Monday, 29 February 2016

Pleasure in Small Portions


Temples have been the focal points of many cultural landscapes since Mesopotamian times. Parthenon as a temple epitomizes the highest order of classical architecture. It has been built on top of a hill to depict its place in the spatial hierarchy of ancient Athens. Almost in parallel to the latter part of Greek civilization, ancient Sri Lankans built temples of gigantic proportions in the plains of Anuradhapura kingdom (377 BC – 1017 AD). Sometimes temples are placed on high grounds for greater emphasis and veneration. Such temples are dotting the cultural landscape of Sri Lanka. Similar landscapes can be seen in other Asian countries like Thailand, Lao, Cambodia and Vietnam.

                                                    Stupa at Mihintale, Sri Lanka, 7th Century AD
                                                                                                       (pic from Google)

During one of my visits to Hanoi city in Vietnam, a good old friend called Ngo Minh Hung accompanied me to see a tiny temple called ‘one pillar pagoda’. It is not spectacular in size but distinctive in terms of architectural value. Its importance to the Vietnamese is such that it often associates with the cultural image of the country. It is also regarded as one of the most iconic temples of Vietnam despite its size.


                                                                                                            (pics from Google)

One pillar pagoda has been built by the Emperor Ly Thai Tong who has ruled from 1024 -1054 AD. It was an offering to the Goddess of Mercy who bestowed him with a hair to the throne.  The pagoda is entirely a timber structure built on a single stone pillar. It has been designed to resemble a lotus blossom rising out of muddy water. Lotus blossom is the Buddhist symbol for enlightenment and muddy water symbolize the sorrows of life. What exists there today is a pagoda re-built by the government after it was destroyed in 1954 by the departing French occupiers.

It is not possible to enter this teeny-weeny 3 sq.m. pagoda, but it is a serene pleasure to watch it from the lush garden surrounding it. That is possible only if you do not get distracted by thousands of tourists who flock around it to get the best perspective. Undoubtedly, this little gem is the most admired architectural edifice in the city that also offers a concoction of French and Vietnamese architecture, myriad of lakes, lush green parks and tree lined streets.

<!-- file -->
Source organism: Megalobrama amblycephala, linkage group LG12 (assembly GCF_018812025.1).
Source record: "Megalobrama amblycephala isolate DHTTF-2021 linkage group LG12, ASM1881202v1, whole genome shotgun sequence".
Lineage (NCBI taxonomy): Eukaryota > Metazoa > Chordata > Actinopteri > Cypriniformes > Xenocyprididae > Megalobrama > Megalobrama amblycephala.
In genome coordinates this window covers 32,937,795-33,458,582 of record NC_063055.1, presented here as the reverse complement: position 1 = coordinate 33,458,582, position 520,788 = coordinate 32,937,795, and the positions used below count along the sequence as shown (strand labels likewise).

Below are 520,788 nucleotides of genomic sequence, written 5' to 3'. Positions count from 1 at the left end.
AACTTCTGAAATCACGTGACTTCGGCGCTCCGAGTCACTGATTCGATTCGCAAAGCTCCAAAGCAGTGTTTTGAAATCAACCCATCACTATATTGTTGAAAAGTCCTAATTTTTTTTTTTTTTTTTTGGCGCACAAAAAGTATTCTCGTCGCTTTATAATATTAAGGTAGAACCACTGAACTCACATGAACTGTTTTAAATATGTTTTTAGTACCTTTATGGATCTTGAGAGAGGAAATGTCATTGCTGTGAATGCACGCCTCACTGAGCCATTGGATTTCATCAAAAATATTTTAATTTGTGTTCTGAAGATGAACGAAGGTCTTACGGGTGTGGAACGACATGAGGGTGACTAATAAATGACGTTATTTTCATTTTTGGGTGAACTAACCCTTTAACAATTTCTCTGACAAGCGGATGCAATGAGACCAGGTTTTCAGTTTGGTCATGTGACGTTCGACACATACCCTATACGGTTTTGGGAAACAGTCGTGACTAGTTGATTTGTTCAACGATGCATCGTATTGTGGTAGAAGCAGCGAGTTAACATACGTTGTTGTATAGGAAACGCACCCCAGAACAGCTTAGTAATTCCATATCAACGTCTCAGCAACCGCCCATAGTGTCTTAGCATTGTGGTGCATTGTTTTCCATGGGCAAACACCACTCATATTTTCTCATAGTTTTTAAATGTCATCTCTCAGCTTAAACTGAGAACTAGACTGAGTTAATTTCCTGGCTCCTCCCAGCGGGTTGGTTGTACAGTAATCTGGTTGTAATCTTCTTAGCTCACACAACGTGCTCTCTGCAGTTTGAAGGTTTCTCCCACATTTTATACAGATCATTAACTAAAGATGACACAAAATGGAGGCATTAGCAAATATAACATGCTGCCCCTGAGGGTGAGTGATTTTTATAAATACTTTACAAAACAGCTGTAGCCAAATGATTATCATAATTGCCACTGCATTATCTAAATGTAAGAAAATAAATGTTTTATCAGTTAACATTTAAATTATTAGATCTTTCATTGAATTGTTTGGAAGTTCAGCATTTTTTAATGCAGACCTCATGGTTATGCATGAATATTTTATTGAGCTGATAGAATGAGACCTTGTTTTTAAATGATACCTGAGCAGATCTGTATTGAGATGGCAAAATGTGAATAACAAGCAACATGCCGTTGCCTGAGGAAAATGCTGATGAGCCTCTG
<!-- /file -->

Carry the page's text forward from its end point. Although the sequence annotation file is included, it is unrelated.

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While my eyes were enjoying the pleasure of little doses of architecture, especially in the ancient quarter of Hanoi called “36 old streets”, the tongue was craving for some gastronomical pleasure. Hung accompanied me to a place he introduced as the oldest restaurant in Hanoi. Many tourists and locals flock to this 100 year old restaurant called ‘Cha Ca La Vong’ located on Cha Ca La Vong street, to enjoy a dish called Cha Ca La Vong. The street, premises and the dish happen to bear the same name. 


                                                                                                        (pics from Google)

In fact it is the only dish the restaurant offers and therefore there is no menu to choose from. We joined a line of about 15 people and waited on the sidewalk. Once we got our chance to enter the tiny restaurant through a rickety old staircase we saw a dining room full of diners. It was time to rub shoulders with some strangers at a communal dining table.

Minh did the ordering and I just enjoyed the cacophony of sounds and fragrant smell of the unique dish. Soon a waiter brought a burner and a skillet of pre-cooked fish and placed them in front of us. As Minh told me the dish consists of a local variety of catfish cooked with turmeric, shrimp paste, fish sauce and herbs following a secret recipe. The yellowish chunks of fish were served with plates of silky rice noodle, peanuts, chilies and a mix of fresh herbs. The last stage of cooking and assembly of the dish was in ‘do-it-yourself’ style. Minh did the cooking and I just enjoyed the flavorful dish.


                                                                                                       (pics from Google)

The popularity of the restaurant and its iconic dish is such that there are also imposters in nearby streets who offer competitive versions under look-alike names like “Cha Ca La Lvong”.     
Whenever I enjoyed a new dish in a foreign city I try to cook it. However, I didn’t dare to cook that unique dish. Instead, I tried to make one of my all-time favorite Vietnamese dishes.  


Lotus Stem Salad with Shrimps

Ingredients
Bunch of lotus stems (white ones) cleaned and washed  
10-12 shrimps de-shelled and de-veined (let tails on)
2” piece of carrot very thinly julienned
1 tbsp. lemon juice
½ tbsp. sugar
1 tbsp. white vinegar
2 tbsp. light fish sauce
½ tsp salt
A pinch of freshly ground black pepper
2 red chili
Sprig of sweet basil leave
Few coriander leave with stems
Spring of mint leave
½ tbsp. dry roasted peanuts
½ tbsp. fried shallots

Preparation

Put lemon juice, vinegar, sugar, salt and pepper in a bowl and mix until sugar and salt are dissolved. This is the sauce for the salad.
Julienne lotus stems, carrot and chili
Poach shrimps over medium heat with water and little bit of vinegar until they are just cooked.
Marinate shrimps in 1 tbsp. of sauce and 1 tbsp. of light fish sauce for 3minuts.
Marinate lotus stems, carrot, basil, mint, coriander and chili with the rest of the sauce.
Add marinated shrimp and remaining fish sauce into it and toss until well combined.
Transfer to a serving plate and sprinkle with roasted peanuts and fried shallot to garnish.


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